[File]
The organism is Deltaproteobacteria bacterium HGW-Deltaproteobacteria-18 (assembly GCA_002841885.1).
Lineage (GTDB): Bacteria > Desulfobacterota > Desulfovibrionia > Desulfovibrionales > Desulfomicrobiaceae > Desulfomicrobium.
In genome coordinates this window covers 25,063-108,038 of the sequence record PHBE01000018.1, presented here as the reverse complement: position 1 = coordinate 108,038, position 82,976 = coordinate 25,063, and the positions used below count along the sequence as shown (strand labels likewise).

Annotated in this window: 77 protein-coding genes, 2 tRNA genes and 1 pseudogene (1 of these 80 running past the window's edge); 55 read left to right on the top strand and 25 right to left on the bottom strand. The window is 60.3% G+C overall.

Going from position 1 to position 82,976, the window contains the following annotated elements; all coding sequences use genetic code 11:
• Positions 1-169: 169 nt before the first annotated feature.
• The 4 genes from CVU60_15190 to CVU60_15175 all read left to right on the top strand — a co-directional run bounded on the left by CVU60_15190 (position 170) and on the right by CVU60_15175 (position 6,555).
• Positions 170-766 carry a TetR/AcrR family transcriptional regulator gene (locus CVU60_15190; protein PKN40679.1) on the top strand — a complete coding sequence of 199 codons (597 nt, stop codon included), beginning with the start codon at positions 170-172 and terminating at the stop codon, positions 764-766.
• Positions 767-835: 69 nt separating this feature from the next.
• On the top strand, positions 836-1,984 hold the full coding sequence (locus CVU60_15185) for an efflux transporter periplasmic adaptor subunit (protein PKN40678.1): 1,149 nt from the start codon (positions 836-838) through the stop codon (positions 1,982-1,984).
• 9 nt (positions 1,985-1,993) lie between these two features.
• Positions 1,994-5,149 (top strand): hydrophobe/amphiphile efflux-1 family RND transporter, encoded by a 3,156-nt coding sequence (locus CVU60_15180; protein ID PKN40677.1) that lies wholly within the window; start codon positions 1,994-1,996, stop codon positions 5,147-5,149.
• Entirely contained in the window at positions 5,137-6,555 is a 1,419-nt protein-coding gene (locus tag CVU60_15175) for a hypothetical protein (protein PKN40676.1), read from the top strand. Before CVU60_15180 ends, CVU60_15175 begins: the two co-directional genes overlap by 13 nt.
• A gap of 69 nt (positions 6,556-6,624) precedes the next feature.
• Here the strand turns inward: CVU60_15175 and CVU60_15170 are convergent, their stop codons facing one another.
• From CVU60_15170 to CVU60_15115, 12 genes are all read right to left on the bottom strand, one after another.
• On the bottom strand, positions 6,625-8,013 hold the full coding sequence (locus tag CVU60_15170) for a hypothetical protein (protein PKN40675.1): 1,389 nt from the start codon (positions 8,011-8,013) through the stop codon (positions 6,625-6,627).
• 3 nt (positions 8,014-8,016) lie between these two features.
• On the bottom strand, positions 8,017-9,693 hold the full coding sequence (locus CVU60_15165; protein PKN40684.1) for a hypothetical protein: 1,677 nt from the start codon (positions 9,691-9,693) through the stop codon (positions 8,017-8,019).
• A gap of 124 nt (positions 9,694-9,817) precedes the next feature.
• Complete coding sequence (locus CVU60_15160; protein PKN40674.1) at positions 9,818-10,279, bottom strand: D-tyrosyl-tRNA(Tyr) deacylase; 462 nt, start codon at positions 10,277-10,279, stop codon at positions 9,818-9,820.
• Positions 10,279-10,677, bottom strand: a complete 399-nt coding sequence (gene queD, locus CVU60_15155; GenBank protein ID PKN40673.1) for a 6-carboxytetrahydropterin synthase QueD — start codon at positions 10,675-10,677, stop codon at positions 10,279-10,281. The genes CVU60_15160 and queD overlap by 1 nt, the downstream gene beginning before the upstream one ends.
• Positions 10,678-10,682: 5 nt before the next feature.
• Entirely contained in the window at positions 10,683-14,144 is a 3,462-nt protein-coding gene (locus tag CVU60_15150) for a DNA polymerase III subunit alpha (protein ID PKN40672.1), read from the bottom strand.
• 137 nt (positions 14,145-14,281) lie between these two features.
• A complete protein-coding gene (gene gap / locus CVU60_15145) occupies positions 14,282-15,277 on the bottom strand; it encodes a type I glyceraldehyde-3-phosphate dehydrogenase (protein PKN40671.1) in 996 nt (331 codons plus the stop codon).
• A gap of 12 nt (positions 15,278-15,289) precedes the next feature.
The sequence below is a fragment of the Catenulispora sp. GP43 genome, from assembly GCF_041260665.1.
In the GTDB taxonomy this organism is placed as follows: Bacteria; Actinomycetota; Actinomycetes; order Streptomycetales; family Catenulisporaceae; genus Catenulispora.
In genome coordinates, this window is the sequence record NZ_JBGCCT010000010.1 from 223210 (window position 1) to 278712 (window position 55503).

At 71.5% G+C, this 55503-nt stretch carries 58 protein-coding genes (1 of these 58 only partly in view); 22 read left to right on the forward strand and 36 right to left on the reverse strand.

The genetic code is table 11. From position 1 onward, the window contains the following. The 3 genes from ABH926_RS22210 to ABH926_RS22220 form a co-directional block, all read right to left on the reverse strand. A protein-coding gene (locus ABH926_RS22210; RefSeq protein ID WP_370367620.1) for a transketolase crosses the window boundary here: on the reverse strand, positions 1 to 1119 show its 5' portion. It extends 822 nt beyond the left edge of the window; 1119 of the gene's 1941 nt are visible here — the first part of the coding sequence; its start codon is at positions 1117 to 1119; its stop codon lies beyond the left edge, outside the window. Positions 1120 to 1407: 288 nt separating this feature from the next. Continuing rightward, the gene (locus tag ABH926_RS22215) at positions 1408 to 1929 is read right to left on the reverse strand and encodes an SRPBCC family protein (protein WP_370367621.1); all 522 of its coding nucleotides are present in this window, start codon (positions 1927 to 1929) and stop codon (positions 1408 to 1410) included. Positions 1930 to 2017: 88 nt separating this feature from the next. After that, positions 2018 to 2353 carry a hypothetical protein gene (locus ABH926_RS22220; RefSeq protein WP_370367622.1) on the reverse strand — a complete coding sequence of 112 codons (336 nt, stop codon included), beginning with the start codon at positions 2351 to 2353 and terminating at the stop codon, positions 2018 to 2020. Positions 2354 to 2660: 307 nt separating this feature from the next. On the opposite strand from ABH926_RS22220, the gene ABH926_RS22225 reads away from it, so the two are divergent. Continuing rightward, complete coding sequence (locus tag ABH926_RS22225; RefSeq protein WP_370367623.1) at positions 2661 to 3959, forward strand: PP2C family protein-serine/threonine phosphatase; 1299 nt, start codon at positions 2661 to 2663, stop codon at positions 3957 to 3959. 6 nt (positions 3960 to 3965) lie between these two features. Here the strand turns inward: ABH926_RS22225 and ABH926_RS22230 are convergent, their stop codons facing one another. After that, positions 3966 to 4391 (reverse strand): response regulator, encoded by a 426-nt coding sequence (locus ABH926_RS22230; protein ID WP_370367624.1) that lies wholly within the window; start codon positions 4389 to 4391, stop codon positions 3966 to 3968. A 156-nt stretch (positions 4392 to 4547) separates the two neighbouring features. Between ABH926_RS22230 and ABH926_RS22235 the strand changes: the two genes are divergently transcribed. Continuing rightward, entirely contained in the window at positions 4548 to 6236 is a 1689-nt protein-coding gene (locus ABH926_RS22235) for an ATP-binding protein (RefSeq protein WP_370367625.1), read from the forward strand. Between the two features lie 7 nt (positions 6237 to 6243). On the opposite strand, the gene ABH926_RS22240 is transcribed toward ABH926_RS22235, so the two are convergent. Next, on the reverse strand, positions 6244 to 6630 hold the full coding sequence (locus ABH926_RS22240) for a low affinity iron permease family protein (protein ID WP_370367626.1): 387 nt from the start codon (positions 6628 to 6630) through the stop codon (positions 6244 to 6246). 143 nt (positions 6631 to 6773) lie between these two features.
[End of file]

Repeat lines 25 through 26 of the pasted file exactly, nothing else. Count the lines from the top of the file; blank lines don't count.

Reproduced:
• 137 nt (positions 14,145-14,281) lie between these two features.
• A complete protein-coding gene (gene gap / locus CVU60_15145) occupies positions 14,282-15,277 on the bottom strand; it encodes a type I glyceraldehyde-3-phosphate dehydrogenase (protein PKN40671.1) in 996 nt (331 codons plus the stop codon).